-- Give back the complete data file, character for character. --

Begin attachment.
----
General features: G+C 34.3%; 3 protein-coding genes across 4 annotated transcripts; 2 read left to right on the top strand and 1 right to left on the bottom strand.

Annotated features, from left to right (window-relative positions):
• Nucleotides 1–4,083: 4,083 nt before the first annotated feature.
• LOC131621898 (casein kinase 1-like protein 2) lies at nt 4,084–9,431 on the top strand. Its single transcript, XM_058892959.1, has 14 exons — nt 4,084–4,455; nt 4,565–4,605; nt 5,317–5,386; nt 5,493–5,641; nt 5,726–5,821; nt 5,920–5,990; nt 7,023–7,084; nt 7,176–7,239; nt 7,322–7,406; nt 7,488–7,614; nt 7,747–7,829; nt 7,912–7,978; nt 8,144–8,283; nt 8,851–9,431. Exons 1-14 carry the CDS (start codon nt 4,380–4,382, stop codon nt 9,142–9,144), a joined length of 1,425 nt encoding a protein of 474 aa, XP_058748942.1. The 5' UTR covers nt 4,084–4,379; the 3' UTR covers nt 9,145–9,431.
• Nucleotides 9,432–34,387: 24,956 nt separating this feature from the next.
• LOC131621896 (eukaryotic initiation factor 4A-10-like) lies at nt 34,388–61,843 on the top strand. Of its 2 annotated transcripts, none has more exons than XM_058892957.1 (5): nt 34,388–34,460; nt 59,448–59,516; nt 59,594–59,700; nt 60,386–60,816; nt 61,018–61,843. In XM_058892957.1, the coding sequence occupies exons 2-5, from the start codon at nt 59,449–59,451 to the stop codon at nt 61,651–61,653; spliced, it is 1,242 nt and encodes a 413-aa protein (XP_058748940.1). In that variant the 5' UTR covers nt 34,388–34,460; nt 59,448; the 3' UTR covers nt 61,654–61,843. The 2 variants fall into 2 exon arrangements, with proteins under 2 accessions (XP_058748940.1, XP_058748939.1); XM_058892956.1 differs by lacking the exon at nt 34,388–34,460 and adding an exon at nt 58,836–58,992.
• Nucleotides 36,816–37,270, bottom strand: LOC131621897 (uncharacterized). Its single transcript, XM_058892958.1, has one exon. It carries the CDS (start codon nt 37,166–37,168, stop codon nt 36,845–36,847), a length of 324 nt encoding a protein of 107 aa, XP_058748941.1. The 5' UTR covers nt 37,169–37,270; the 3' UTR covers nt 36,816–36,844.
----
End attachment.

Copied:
General features: G+C 34.3%; 3 protein-coding genes across 4 annotated transcripts; 2 read left to right on the top strand and 1 right to left on the bottom strand.

Annotated features, from left to right (window-relative positions):
• Nucleotides 1–4,083: 4,083 nt before the first annotated feature.
• LOC131621898 (casein kinase 1-like protein 2) lies at nt 4,084–9,431 on the top strand. Its single transcript, XM_058892959.1, has 14 exons — nt 4,084–4,455; nt 4,565–4,605; nt 5,317–5,386; nt 5,493–5,641; nt 5,726–5,821; nt 5,920–5,990; nt 7,023–7,084; nt 7,176–7,239; nt 7,322–7,406; nt 7,488–7,614; nt 7,747–7,829; nt 7,912–7,978; nt 8,144–8,283; nt 8,851–9,431. Exons 1-14 carry the CDS (start codon nt 4,380–4,382, stop codon nt 9,142–9,144), a joined length of 1,425 nt encoding a protein of 474 aa, XP_058748942.1. The 5' UTR covers nt 4,084–4,379; the 3' UTR covers nt 9,145–9,431.
• Nucleotides 9,432–34,387: 24,956 nt separating this feature from the next.
• LOC131621896 (eukaryotic initiation factor 4A-10-like) lies at nt 34,388–61,843 on the top strand. Of its 2 annotated transcripts, none has more exons than XM_058892957.1 (5): nt 34,388–34,460; nt 59,448–59,516; nt 59,594–59,700; nt 60,386–60,816; nt 61,018–61,843. In XM_058892957.1, the coding sequence occupies exons 2-5, from the start codon at nt 59,449–59,451 to the stop codon at nt 61,651–61,653; spliced, it is 1,242 nt and encodes a 413-aa protein (XP_058748940.1). In that variant the 5' UTR covers nt 34,388–34,460; nt 59,448; the 3' UTR covers nt 61,654–61,843. The 2 variants fall into 2 exon arrangements, with proteins under 2 accessions (XP_058748940.1, XP_058748939.1); XM_058892956.1 differs by lacking the exon at nt 34,388–34,460 and adding an exon at nt 58,836–58,992.
• Nucleotides 36,816–37,270, bottom strand: LOC131621897 (uncharacterized). Its single transcript, XM_058892958.1, has one exon. It carries the CDS (start codon nt 37,166–37,168, stop codon nt 36,845–36,847), a length of 324 nt encoding a protein of 107 aa, XP_058748941.1. The 5' UTR covers nt 37,169–37,270; the 3' UTR covers nt 36,816–36,844.